At first glance, internet-connected dolls, robots or other “smart” devices that can interact with your children may seem really cool. After all, your children already talk to their toys, right? Well how do you feel about a hacker listening into everything they say to a doll?
Suddenly the toys go from cool to creepy.
The truth is that beneath the shiny surface of smart toys there is a lot going on that could put your children’s or family’s privacy at risk.
Collecting PII and much more
Smart toys can have a variety of different features for collecting and processing information, including a microphone, software, or even a sensor to recognize gestures.
To build a friendship, toys may ask specific questions about your children’s lives, in addition to “listening” to what they say as they play. That means that the toy manufacturer may have access to a wealth of personally identifying information (PII) about your child and your family, such as:
- Your child’s name
- You and your significant other’s name
- Where you live
- Much more
The dark side of connected toys
The sharing of all this information between your child and the toy manufacturer’s servers is problematic on multiple levels.
- Potential hacking target—Toy manufacturers may be lax about security. For example, security researchers have found easy ways to turn smart dolls into listening devices using free apps. They could also steal personal information directly from the servers that process and store data.
- Marketing manipulation—Smart toys can be used to gather information about your child and your family for targeted marketing advertising purposes. Some manufacturers specify in user agreements that they can share information gathered through the device with third parties. And some toys are even programmed to endorse commercial products.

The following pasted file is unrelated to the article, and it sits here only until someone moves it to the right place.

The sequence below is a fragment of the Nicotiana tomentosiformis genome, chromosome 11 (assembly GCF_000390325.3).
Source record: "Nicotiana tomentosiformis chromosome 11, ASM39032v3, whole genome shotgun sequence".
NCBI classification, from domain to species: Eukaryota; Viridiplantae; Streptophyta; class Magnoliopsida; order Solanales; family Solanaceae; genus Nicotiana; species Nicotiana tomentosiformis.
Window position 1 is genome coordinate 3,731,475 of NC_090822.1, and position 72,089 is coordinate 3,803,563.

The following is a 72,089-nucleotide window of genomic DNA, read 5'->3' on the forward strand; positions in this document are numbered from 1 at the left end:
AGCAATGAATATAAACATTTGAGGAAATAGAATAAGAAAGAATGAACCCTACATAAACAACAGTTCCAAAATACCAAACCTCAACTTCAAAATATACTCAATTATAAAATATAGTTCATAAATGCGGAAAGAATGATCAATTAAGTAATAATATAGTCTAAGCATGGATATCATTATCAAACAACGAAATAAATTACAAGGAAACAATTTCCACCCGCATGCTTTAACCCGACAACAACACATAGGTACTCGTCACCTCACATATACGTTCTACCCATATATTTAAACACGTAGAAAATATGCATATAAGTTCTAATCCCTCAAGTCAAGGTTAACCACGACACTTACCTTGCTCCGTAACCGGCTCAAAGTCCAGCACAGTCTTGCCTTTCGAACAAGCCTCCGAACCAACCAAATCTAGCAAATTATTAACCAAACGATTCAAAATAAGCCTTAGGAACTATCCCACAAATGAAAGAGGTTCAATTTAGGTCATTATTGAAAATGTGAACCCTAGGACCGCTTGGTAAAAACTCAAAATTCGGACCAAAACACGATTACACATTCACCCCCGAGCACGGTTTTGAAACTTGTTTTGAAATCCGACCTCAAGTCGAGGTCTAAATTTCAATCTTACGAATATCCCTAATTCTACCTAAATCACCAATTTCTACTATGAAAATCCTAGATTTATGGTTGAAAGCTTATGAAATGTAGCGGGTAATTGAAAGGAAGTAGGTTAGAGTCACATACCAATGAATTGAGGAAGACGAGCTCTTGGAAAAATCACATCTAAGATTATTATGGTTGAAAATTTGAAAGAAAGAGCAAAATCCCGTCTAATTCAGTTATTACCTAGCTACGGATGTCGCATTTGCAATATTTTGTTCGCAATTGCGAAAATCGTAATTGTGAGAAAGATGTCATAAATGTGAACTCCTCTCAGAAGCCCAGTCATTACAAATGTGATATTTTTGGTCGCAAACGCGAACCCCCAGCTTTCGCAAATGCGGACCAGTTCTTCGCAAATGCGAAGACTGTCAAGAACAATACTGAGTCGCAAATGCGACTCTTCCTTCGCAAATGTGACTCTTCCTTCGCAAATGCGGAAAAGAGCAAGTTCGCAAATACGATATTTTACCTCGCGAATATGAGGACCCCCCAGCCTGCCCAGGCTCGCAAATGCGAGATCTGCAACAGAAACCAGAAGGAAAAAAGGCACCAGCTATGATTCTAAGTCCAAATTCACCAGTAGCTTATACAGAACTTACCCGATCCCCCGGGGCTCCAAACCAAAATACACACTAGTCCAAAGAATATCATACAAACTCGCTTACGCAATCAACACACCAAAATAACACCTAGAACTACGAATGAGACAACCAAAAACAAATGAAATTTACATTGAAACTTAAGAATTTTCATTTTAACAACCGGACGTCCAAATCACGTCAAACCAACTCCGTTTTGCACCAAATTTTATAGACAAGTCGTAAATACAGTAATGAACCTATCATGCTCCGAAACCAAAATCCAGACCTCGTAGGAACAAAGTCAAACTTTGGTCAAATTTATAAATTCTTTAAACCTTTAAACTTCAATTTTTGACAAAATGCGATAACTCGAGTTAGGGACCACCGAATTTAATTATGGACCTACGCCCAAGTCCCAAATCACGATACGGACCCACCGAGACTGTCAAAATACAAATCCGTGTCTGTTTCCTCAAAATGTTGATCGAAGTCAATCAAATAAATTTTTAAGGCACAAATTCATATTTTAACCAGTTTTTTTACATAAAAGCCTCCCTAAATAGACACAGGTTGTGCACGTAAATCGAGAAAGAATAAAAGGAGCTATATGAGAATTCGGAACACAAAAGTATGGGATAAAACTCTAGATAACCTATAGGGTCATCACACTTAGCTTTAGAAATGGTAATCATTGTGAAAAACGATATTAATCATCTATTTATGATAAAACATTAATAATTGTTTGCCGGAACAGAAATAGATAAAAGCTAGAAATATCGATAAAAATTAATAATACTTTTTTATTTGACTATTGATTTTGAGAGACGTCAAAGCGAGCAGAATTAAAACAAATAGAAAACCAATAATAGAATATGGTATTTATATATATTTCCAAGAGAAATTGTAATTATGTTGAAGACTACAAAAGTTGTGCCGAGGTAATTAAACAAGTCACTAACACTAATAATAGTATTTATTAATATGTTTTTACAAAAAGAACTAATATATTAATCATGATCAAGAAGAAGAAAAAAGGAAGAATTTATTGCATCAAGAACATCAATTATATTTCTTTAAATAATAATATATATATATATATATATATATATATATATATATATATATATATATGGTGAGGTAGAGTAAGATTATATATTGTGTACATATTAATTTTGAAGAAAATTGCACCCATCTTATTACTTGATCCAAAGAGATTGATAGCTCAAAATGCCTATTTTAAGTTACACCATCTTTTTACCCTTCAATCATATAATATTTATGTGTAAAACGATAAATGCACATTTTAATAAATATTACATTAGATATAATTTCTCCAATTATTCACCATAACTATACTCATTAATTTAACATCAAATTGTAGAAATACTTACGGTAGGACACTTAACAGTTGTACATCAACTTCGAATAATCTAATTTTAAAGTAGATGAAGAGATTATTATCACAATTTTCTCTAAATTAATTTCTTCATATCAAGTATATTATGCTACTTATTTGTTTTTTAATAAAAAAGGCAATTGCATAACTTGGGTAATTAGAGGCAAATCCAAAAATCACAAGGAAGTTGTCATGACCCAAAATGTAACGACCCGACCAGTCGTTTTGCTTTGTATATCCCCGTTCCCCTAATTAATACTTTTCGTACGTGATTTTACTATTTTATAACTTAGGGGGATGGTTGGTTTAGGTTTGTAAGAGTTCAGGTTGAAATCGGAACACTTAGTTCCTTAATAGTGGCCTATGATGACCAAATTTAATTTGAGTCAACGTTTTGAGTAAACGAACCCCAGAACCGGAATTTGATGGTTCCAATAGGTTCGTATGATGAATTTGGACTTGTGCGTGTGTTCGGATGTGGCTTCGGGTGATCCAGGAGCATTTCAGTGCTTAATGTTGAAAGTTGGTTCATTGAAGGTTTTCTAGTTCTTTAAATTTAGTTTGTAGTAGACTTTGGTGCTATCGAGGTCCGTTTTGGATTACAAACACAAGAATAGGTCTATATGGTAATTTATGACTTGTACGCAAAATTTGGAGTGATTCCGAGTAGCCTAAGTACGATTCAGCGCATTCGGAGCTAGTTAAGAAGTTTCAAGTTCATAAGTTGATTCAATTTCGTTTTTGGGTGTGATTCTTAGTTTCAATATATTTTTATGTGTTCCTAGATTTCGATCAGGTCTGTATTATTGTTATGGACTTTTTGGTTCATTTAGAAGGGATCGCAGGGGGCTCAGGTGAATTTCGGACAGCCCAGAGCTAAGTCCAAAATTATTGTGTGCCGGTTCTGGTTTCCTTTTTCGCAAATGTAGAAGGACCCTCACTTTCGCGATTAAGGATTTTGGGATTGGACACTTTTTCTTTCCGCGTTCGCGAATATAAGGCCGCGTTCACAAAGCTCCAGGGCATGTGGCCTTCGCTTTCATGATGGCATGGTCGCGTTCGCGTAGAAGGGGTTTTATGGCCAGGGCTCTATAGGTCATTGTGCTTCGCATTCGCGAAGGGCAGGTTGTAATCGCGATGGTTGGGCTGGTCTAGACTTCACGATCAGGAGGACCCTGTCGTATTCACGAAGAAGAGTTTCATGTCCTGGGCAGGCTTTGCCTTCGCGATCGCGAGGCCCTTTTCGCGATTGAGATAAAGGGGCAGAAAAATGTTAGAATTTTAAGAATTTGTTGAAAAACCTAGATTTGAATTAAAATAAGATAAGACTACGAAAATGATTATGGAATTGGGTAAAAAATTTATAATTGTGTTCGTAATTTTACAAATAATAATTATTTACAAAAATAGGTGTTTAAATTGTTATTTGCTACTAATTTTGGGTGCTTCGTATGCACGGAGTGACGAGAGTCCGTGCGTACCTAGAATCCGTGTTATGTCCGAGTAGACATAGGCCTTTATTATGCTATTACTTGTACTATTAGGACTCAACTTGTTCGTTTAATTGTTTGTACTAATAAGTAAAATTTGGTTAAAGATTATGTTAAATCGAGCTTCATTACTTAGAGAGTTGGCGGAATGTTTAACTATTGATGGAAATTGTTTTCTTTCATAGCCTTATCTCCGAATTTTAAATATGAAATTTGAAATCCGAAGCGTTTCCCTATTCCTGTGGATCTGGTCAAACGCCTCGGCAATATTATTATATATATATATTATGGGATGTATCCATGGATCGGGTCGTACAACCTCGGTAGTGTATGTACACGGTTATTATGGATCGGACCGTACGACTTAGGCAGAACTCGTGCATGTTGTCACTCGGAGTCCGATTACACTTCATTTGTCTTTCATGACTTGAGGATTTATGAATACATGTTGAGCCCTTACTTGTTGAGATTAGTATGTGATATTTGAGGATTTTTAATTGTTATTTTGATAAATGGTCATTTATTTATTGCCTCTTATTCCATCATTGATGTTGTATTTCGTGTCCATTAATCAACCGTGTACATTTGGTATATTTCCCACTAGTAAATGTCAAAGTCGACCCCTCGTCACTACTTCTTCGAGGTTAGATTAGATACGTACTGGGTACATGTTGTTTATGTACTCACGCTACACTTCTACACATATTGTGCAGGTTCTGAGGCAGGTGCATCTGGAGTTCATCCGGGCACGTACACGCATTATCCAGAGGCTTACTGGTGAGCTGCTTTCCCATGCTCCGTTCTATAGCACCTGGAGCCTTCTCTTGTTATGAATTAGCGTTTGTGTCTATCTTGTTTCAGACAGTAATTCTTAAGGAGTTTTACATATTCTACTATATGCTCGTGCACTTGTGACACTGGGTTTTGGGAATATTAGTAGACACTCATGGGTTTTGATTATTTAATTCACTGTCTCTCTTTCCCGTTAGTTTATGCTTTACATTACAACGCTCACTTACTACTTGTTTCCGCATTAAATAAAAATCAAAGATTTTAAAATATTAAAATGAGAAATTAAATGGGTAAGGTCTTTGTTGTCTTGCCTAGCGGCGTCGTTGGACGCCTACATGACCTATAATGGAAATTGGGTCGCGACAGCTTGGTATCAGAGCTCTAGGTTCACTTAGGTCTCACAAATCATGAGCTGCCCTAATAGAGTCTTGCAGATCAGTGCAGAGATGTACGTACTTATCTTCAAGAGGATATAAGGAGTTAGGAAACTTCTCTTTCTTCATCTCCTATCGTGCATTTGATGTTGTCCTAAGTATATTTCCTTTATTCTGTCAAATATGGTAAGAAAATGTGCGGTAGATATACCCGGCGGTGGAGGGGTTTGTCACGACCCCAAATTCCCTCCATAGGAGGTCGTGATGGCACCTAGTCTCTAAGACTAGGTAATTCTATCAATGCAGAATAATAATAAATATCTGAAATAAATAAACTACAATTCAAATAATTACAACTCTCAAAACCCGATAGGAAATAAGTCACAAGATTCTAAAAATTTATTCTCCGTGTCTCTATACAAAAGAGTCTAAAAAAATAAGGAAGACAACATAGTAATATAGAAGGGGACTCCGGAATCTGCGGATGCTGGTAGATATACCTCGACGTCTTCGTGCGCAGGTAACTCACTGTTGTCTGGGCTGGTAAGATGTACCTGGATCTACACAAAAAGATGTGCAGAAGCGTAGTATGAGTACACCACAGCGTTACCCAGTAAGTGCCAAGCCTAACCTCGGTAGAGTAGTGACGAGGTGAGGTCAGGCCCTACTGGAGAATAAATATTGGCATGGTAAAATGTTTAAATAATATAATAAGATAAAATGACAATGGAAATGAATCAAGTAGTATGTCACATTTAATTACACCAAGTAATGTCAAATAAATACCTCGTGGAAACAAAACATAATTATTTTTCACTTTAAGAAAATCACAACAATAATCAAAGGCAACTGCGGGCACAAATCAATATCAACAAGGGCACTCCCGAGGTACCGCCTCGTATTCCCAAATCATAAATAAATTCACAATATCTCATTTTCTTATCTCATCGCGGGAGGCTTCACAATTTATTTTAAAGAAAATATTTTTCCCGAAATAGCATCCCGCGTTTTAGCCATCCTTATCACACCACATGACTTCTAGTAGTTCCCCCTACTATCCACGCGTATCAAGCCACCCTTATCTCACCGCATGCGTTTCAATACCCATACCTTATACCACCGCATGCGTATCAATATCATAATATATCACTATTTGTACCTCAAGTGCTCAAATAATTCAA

- Confusing terms of service and privacy agreements—Do you remember reading through the 6,000-word Terms of Service and privacy agreements with your parents before you played with your first doll or game? Kidding aside, the dense and confusing privacy and user agreements associated with smart toys can make it difficult to know what’s being tracked from day to day.
When your children are desperate for the latest popular toy, it can be hard to say no. But it’s worth thinking carefully before bringing a smart toy home.
Before taking the plunge, follow these three tips to protect yourself:
- Research first. Google the product to look for red flags about security or privacy. Keep in mind that if the product is new or hasn’t become popular, you may not get a clear picture of the risks.
- Educate. Talk to you children about what types of information are okay to share with the toy and ask them to turn it off when not in use.
- Monitor. Keep an eye on how your child uses the toy and make sure it’s turned off during discussions that include sensitive family information.
Take proactive steps to protect your identity and data now. Contact your providers. You already may receive identity and data defense services from your employer, financial institution or insurer.